Connecticut Guard trains dogs of war
assistance relationship shared between the two countries.
(Photo by Master Sgt. Cohen Young, Defense Media Activity)
CLARK FIELD, Philippines - U.S. soldiers and airmen exchanged K-9 training methods with the Armed Force of the Philippines during Exercise Balikatan 2011 here recently.
A joint team of six U.S. military personnel are currently working with more than 30 members of the Philippine army, Marines and air force working dog teams.
The U.S. team consists of three active duty airmen from the 36th Security Forces Squadron, Andersen Air Base, Guam, and three Guardsmen from the 928th Military Police, Connecticut Army National Guard.
The main focus of this joint training is to reinforce obedience skills, combat tracking and some refresher aggressive tactics.
"The dogs that the Philippine military members are using haven't been through obedience training, while that is where we start our training before we do anything else," said Sgt. 1st Class Jimmie Smith, the 928th MP kennel master. "On the other hand, a few of us aren't skilled in the combat tracking aspect of dog handling."
This is the first time that the Connecticut Army National Guard section has participated in an exercise like Balikatan, which will act as a preparation tool for their unit before deploying to Afghanistan.
"This is the first time that the [Connecticut Army National Guard] has ever done something like this and especially so far from where we are located, so this is a wonderful opportunity to get out here and train," said Smith, a resident of Newtown, Conn.
Although this is the first time that the Guard K-9 units has been to an event like this, many of them have worked with other military working dog teams from their sister services before. All of the dog handlers in the various services of the U.S. military train at the same school together and frequently learn from one another.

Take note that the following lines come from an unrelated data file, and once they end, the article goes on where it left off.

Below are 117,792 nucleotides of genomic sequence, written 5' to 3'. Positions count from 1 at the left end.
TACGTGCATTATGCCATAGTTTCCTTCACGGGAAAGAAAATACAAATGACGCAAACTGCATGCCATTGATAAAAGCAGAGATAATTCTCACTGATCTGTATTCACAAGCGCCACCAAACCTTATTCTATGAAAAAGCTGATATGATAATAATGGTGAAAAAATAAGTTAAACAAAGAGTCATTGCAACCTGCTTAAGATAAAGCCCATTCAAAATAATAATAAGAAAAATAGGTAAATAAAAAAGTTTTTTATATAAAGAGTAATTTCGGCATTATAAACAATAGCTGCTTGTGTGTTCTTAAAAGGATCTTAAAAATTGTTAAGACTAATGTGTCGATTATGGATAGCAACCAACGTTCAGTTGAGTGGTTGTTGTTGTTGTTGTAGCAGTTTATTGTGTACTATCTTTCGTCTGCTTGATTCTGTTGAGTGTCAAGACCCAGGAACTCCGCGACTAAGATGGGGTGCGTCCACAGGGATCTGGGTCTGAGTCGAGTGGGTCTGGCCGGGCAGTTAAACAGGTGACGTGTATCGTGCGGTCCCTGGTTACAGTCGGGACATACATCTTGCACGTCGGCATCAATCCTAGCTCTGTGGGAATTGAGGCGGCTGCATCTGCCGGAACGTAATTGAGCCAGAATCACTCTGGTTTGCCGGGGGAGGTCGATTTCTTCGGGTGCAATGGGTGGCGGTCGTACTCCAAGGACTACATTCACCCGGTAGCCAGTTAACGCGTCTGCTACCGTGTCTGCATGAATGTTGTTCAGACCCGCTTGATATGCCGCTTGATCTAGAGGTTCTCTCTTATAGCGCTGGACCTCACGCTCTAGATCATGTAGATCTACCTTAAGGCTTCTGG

"Even though all of U.S. military train at the same school, we come to events like this and learn more from each other in addition to what we learn from our foreign counterparts," added Smith.
The joint team has benefited from working with their Philippine counterparts greatly.
"The Philippine military has been receptive to what we teach our dogs during obedience training, and I think they have benefited from the training," said Tech. Sgt. Rodney Banes, a native of Soperton, Ga., and currently assigned to the 36th SFS at Andersen Air Base, Guam. "Our dogs are dual trained in detection and obedience, while their dogs are trained in detection only at this location."
This exercise builds on the joint force that currently occurs in many U.S. operations across the globe.
"It's always great working with the Army, because there isn't an adjustment at all, since we all attend the same school located at Lackland Air Force Base, Texas," added Banes.
The training was a good lesson for young members of the Philippine air force as they had not worked with U.S. forces before.
"The training has been hard, but it is nice," said 73rd Security Squadron, Philippine air force Airman 1st Class Emanuelle Leonardo. "I like working in a mixed exercise like this, because I learn some new techniques from the U.S. Army and Air Force. This basic obedience training will go far in my development as a dog handler."
Balikatan means "shoulder to shoulder" in Tagalog and is an annual Republic of the Philippines and United States bilateral military humanitarian assistance and training exercise that will take place in the Philippines April 5-15. The training helps maintain readiness and sustain the long-term security assistance relationship shared between the two countries.